Thai Ridgeback

Linda Simon
Dr Linda Simon (MVB MRCVS, University College Dublin)
Photo of adult Thai Ridgeback

A medium-sized, muscular dog, the handsome Thai Ridgeback is a real head-turner. They are devoted to their owner and will be fiercely protective of their family and territory. Intensive training is required to avoid unwanted aggression and to ensure this breed does not develop hostile behaviours when older.

Originally from Thailand, they have been used for many purposes over the years, including hunting and cart pulling, but are now more likely to be seen as family pets that act as watch dogs. Getting hold of a Thai Ridgeback outside of Asia can be notoriously difficult, with a year or longer waiting lists for the breed being quite typical.

About & History

The Thai Ridgeback, also known as Mah Thai Lang Ahn, is thought to have existed for many hundreds of years within eastern Thailand, though initial written records only date back around 350 years. A landrace breed that developed naturally over time without human intervention, it is thought that the Thai Ridgeback is either a descendant of the now extinct Hottentot dog or the Funan Ridgeback Dog. Given the physical resemblance, it is also likely that the Thai Ridgeback is a close cousin of the neighbouring Phu Quoc Ridgeback, a Vietnamese breed.

As the Thai Ridgeback existed in a relatively isolated part of Thailand, it is thought that there was little cross-breeding through the years and many people describe them as a truly ‘pure’ breed. Considering the Thai Ridgeback is a breed that developed long before written records were kept, it is likely we will never know for sure exactly how they came to be.

A multi-purpose dog, the Thai Ridgeback has filled many roles in its time, including that of vermin exterminator, cart puller, boar hunter and watchdog. Interestingly, it is also claimed that they will detect and fight off cobras and other snakes, protecting their owners from potentially dangerous bites.

The first recorded export to the USA was in 1994, by an American called John Sterling who discovered the breed when in Thailand. He bought several young dogs, some of which he then showed in America in the American Rare Breed Association Dog Show.

In 1996, the AKC officially recognised the Thai Ridgeback and it is now in their Foundation Stock Service. Outside of Thailand, they are a remarkably rare breed, and can be both difficult and expensive to acquire. Within Thailand, however, they are not uncommon and are now the official National Breed of Thailand.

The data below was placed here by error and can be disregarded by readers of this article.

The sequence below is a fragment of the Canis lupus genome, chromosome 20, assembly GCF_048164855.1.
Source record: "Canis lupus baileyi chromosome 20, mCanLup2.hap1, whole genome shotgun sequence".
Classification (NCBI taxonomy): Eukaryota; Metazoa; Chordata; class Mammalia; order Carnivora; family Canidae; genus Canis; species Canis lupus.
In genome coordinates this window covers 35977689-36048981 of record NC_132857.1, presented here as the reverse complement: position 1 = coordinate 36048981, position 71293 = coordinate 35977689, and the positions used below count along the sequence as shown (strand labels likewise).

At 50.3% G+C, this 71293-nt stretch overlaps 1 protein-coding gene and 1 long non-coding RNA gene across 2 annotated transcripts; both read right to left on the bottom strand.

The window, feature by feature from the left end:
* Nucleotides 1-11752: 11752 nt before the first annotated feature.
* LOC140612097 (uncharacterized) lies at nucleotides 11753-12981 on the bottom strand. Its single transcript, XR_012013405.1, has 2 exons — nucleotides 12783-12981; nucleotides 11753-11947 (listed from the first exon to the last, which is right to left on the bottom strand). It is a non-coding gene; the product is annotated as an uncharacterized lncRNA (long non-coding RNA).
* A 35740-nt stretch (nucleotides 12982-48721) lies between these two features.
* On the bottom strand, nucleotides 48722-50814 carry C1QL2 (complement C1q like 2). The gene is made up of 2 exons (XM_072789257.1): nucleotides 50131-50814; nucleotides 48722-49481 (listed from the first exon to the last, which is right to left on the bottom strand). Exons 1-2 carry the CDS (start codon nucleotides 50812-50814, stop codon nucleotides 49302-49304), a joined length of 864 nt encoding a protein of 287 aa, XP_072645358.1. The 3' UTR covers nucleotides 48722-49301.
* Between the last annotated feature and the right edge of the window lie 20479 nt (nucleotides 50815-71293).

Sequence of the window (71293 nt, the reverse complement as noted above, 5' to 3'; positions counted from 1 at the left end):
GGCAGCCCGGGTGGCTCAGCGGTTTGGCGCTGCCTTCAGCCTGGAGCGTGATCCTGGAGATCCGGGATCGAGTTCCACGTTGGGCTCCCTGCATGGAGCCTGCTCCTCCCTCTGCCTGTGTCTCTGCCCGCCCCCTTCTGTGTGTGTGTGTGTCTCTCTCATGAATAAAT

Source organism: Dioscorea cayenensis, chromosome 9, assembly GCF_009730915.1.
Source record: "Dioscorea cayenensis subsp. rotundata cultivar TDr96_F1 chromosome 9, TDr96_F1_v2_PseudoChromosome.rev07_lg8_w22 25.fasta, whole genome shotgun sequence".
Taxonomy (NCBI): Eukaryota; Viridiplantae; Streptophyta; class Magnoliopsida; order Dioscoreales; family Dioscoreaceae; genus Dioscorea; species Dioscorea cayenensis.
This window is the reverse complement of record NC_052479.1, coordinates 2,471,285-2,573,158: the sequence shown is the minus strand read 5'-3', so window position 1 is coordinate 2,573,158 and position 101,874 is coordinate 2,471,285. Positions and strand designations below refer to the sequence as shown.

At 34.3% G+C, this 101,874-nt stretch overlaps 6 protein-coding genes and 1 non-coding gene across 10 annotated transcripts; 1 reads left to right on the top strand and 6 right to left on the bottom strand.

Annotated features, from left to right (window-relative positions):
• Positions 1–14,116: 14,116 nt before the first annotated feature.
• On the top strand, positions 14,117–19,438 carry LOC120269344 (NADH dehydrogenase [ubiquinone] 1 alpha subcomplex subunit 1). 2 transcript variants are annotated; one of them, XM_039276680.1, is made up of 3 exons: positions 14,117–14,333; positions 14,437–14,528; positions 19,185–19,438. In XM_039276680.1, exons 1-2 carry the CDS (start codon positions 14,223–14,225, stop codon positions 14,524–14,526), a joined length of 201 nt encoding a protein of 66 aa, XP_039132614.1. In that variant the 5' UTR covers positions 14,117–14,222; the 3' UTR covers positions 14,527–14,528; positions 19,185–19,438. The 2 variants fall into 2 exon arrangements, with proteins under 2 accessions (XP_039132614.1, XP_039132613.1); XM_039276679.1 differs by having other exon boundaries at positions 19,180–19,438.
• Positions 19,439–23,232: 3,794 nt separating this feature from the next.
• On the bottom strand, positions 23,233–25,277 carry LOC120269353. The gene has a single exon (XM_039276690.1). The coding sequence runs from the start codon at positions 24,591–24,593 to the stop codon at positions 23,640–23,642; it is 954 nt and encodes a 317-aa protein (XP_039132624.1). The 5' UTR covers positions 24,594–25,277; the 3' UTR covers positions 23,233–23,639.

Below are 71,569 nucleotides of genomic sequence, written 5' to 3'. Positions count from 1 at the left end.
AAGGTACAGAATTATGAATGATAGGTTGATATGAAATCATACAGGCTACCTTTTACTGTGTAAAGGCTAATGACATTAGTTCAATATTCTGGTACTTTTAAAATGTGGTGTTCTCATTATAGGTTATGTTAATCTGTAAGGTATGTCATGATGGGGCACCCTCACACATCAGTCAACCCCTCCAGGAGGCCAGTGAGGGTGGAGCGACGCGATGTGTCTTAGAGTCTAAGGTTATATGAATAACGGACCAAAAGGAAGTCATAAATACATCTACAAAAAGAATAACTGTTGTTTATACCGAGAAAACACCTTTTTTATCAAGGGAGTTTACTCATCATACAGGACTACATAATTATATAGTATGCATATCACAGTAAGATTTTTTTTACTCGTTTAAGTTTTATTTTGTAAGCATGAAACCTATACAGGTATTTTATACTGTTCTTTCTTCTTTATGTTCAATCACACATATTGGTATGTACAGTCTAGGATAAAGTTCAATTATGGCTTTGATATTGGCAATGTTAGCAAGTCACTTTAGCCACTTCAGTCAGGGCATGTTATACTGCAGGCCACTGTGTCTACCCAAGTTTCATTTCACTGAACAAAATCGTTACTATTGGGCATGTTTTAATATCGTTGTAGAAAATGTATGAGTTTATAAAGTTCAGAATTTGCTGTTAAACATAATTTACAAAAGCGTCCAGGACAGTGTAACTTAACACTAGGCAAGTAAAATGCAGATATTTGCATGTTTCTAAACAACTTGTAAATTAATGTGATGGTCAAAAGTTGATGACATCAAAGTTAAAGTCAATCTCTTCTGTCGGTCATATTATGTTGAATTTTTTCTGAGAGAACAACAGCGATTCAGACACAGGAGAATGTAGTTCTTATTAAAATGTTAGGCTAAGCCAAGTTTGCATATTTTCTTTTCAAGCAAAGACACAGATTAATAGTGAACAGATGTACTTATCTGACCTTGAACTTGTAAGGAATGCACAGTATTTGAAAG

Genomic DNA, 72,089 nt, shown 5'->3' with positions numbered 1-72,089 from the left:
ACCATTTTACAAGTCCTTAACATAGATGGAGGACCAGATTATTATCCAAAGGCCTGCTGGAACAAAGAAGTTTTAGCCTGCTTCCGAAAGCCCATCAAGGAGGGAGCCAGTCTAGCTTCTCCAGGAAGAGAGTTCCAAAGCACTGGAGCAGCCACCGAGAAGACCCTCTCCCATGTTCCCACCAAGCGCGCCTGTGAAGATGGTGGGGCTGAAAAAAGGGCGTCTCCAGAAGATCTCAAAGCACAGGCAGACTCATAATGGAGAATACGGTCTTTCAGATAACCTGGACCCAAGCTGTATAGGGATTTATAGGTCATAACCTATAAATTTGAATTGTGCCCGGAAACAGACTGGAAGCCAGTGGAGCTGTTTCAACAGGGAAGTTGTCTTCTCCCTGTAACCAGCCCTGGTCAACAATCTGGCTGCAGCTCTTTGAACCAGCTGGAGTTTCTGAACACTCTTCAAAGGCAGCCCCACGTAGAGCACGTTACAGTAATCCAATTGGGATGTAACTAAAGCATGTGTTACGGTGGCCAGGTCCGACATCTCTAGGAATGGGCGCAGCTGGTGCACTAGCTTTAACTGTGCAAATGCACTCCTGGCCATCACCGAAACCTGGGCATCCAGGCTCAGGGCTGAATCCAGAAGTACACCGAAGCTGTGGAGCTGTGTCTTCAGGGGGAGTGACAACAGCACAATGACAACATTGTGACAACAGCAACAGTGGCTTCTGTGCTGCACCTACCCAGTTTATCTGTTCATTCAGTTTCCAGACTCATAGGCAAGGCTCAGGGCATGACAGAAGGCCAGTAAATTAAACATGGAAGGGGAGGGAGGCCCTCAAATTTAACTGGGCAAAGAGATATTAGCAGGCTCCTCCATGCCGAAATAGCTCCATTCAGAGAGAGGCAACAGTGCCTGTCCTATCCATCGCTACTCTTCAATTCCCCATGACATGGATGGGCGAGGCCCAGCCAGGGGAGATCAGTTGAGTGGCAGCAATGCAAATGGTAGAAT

Thai Ridgeback Large Photo

A physically impressive dog, the Thai Ridgeback has a noble and elegant physique. Medium-sized they should have a well-muscled and well-proportioned body. Males measure 56-61cm, while females stand at 51-56cm. Males weigh around 21-34kg, while females will normally weigh between 16-25kg.

They have a strong and wedge-shaped head with distinctive wrinkling of the skin in the forehead region. Their large ears stand erect and are set widely apart on top of the head. Their almond-shaped eyes are amber or brown and should exhibit an attentive expression. Unusually, their tongue will often have black, pigmented spots. Their powerful body is loosely covered in skin, and they should have a straight back, well-sprung ribs and long, athletic limbs. Their slim tail should be carried upwards in a sickle shape.

The distinctive characteristic of the Thai Ridgeback is the ridge that runs along the back, a trait they share with two other breeds: The Rhodesian Ridgeback and the Phu Quoc Ridgeback. Along the ridge, their fur grows in opposite directions forming whorls or swirls. Their short fur is dense and comes in a variety of colours, including black, silver, blue, red and chestnut. While some puppies may be born without the ridgeback, these dogs will not do well in the show ring and should be rehomed as family pets.

Character & Temperament

An independent and confident breed of dog, the Thai Ridgeback tends to have a mind of its own and can be a real handful at times. Fiercely loyal to their families, they are affectionate with those they care for, but tend to be extremely wary of anyone outside their immediate circle. These two traits make for a protective dog, which will defend their family and territory at all costs. For this reason, the Thai Ridgeback is known to make a fantastic guard dog; a role which it is often expected to carry out by its owners in Thailand.